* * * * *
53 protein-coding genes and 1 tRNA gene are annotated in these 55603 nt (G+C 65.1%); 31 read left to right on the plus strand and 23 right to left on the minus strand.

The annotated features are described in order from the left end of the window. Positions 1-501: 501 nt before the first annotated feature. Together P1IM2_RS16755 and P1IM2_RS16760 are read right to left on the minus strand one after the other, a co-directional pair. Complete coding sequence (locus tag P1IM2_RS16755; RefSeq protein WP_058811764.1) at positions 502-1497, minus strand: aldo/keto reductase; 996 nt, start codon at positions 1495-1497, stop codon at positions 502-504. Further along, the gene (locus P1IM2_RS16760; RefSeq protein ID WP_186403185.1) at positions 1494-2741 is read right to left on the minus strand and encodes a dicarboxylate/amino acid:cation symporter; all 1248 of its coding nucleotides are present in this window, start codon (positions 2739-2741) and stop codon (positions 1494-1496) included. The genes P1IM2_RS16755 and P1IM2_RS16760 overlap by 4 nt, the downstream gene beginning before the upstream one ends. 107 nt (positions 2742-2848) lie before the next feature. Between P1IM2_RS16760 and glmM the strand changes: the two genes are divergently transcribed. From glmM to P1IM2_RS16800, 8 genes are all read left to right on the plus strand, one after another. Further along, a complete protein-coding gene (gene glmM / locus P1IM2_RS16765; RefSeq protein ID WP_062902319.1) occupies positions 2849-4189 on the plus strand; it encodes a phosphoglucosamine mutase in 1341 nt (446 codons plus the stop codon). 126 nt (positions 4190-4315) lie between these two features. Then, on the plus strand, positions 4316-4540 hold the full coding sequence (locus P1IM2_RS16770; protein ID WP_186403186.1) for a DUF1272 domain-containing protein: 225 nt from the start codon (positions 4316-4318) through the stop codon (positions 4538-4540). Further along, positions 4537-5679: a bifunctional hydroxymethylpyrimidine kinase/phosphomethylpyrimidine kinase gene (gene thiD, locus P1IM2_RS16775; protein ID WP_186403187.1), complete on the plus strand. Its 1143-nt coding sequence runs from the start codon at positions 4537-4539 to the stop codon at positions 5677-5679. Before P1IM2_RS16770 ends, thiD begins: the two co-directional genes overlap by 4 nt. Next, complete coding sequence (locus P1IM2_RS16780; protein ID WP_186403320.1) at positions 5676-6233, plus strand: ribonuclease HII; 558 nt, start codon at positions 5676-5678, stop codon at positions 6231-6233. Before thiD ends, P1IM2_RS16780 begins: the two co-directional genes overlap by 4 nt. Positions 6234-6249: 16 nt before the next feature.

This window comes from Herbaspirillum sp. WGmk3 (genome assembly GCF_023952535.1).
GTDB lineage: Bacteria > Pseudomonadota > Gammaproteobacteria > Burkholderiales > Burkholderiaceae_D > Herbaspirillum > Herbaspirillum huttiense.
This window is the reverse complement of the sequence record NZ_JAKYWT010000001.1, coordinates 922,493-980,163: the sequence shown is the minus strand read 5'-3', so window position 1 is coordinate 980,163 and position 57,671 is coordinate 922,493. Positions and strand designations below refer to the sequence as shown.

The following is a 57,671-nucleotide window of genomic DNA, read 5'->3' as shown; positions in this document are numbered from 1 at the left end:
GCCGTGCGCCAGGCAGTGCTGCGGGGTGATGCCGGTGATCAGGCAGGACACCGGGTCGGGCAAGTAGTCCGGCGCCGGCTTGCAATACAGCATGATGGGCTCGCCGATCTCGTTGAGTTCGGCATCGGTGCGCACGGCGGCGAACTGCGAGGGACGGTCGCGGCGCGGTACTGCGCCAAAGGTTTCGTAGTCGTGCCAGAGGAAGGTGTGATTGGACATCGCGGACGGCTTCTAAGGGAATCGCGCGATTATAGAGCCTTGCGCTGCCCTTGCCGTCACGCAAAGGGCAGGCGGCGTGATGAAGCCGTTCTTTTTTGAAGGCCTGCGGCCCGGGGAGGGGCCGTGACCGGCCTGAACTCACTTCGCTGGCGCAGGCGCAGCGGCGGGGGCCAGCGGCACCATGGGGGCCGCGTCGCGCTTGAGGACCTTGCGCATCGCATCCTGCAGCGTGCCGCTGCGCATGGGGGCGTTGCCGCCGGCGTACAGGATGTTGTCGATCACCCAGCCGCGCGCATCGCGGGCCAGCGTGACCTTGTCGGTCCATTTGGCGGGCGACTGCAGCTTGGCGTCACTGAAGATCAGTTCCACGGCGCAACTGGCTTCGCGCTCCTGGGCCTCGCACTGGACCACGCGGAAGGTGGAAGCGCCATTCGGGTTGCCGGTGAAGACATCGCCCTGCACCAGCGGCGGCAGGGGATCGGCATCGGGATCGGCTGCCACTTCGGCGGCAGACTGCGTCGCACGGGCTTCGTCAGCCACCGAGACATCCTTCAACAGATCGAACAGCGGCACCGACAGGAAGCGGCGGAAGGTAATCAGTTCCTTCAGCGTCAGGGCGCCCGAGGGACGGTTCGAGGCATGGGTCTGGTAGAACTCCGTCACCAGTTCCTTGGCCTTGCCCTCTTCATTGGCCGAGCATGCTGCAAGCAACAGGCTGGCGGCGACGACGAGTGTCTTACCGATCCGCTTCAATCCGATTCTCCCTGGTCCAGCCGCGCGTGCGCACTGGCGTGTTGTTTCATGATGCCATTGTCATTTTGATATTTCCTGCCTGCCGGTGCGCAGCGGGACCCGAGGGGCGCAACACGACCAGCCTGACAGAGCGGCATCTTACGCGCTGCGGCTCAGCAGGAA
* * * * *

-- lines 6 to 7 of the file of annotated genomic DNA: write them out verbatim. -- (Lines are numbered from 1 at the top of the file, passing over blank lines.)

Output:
The following is a 57,671-nucleotide window of genomic DNA, read 5'->3' as shown; positions in this document are numbered from 1 at the left end:
GCCGTGCGCCAGGCAGTGCTGCGGGGTGATGCCGGTGATCAGGCAGGACACCGGGTCGGGCAAGTAGTCCGGCGCCGGCTTGCAATACAGCATGATGGGCTCGCCGATCTCGTTGAGTTCGGCATCGGTGCGCACGGCGGCGAACTGCGAGGGACGGTCGCGGCGCGGTACTGCGCCAAAGGTTTCGTAGTCGTGCCAGAGGAAGGTGTGATTGGACATCGCGGACGGCTTCTAAGGGAATCGCGCGATTATAGAGCCTTGCGCTGCCCTTGCCGTCACGCAAAGGGCAGGCGGCGTGATGAAGCCGTTCTTTTTTGAAGGCCTGCGGCCCGGGGAGGGGCCGTGACCGGCCTGAACTCACTTCGCTGGCGCAGGCGCAGCGGCGGGGGCCAGCGGCACCATGGGGGCCGCGTCGCGCTTGAGGACCTTGCGCATCGCATCCTGCAGCGTGCCGCTGCGCATGGGGGCGTTGCCGCCGGCGTACAGGATGTTGTCGATCACCCAGCCGCGCGCATCGCGGGCCAGCGTGACCTTGTCGGTCCATTTGGCGGGCGACTGCAGCTTGGCGTCACTGAAGATCAGTTCCACGGCGCAACTGGCTTCGCGCTCCTGGGCCTCGCACTGGACCACGCGGAAGGTGGAAGCGCCATTCGGGTTGCCGGTGAAGACATCGCCCTGCACCAGCGGCGGCAGGGGATCGGCATCGGGATCGGCTGCCACTTCGGCGGCAGACTGCGTCGCACGGGCTTCGTCAGCCACCGAGACATCCTTCAACAGATCGAACAGCGGCACCGACAGGAAGCGGCGGAAGGTAATCAGTTCCTTCAGCGTCAGGGCGCCCGAGGGACGGTTCGAGGCATGGGTCTGGTAGAACTCCGTCACCAGTTCCTTGGCCTTGCCCTCTTCATTGGCCGAGCATGCTGCAAGCAACAGGCTGGCGGCGACGACGAGTGTCTTACCGATCCGCTTCAATCCGATTCTCCCTGGTCCAGCCGCGCGTGCGCACTGGCGTGTTGTTTCATGATGCCATTGTCATTTTGATATTTCCTGCCTGCCGGTGCGCAGCGGGACCCGAGGGGCGCAACACGACCAGCCTGACAGAGCGGCATCTTACGCGCTGCGGCTCAGCAGGAA